IN a little place called Le Monastier, in a pleasant highland valley fifteen miles from Le Puy, I spent about a month of fine days. Monastier is notable for the making of lace, for drunkenness, for freedom of language, and for unparalleled political dissension. There are adherents of each of the four French parties - Legitimists, Orleanists, Imperialists, and Republicans - in this little mountain-town; and they all hate, loathe, decry, and calumniate each other. Except for business purposes, or to give each other the lie in a tavern brawl, they have laid aside even the civility of speech. 'Tis a mere mountain Poland. In the midst of this Babylon I found myself a rallying- point; every one was anxious to be kind and helpful to the stranger. This was not merely from the natural hospitality of mountain people, nor even from the surprise with which I was regarded as a man living of his own free will in Le Monastier, when he might just as well have lived anywhere else in this big world; it arose a good deal from my projected excursion southward through the Cevennes. A traveller of my sort was a thing hitherto unheard of in that district. I was looked upon with contempt, like a man who should project a journey to the moon, but yet with a respectful interest, like one setting forth for the inclement Pole. All were ready to help in my preparations; a crowd of sympathisers supported me at the critical moment of a bargain; not a step was taken but was heralded by glasses round and celebrated by a dinner or a breakfast.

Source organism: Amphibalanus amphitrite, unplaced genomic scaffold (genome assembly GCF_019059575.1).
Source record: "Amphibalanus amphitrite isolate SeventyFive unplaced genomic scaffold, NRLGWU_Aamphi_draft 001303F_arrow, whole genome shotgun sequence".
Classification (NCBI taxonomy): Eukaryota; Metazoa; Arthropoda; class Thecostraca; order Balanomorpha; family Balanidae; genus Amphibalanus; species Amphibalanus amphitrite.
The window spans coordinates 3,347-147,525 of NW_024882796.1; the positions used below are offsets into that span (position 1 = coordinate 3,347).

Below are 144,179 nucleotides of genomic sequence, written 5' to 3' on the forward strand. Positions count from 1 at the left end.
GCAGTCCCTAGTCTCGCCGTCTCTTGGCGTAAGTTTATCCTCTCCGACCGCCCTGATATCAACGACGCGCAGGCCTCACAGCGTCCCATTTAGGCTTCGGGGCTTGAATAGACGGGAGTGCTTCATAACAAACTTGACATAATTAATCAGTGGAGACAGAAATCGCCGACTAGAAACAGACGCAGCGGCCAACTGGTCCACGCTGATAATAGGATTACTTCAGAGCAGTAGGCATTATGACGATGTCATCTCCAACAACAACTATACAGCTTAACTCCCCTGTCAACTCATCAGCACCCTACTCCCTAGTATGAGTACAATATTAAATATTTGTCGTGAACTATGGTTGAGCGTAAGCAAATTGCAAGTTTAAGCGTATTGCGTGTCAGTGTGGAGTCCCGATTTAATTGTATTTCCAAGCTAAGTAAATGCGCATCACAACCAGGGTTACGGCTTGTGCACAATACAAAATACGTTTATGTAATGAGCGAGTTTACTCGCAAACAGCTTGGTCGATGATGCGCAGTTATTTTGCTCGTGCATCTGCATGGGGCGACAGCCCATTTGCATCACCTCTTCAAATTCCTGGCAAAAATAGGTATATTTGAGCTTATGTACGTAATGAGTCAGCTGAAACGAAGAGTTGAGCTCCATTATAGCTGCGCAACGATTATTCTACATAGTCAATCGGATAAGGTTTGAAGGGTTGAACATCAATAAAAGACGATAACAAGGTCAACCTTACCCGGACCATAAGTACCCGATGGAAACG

IN the wild end of a moorland parish, far out of the sight of any house, there stands a cairn among the heather, and a little by east of it, in the going down of the brae-side, a monument with some verses half defaced. It was here that Claverhouse shot with his own hand the Praying Weaver of Balweary, and the chisel of Old Mortality has clinked on that lonely gravestone. Public and domestic history have thus marked with a bloody finger this hollow among the hills; and since the Cameronian gave his life there, two hundred years ago, in a glorious folly, and without comprehension or regret, the silence of the moss has been broken once again by the report of firearms and the cry of the dying. The Deil's Hags was the old name. But the place is now called Francie's Cairn. For a while it was told that Francie walked. Aggic Hogg met him in the gloaming by the cairnside, and he spoke to her, with chattering teeth, so that his words were lost. He pursued Rob Todd (if any one could have believed Robbie) for the space of half a mile with pitiful entreaties. But the age is one of incredulity; these superstitious decorations speedily fell off; and the facts of the story itself, like the bones of a giant buried there and half dug up, survived, naked and imperfect, in the memory of the scattered neighbours. To this day, of winter nights, when the sleet is on the window and the cattle are quiet in the byre, there will be told again, amid the silence of the young and the additions and corrections of the old, the tale of the Justice-Clerk and of his son, young Hermiston, that vanished from men's knowledge; of the two Kirsties and the Four Black Brothers of the Cauldstaneslap; and of Frank Innes, "the young fool advocate," that came into these moorland
parts to find his destiny.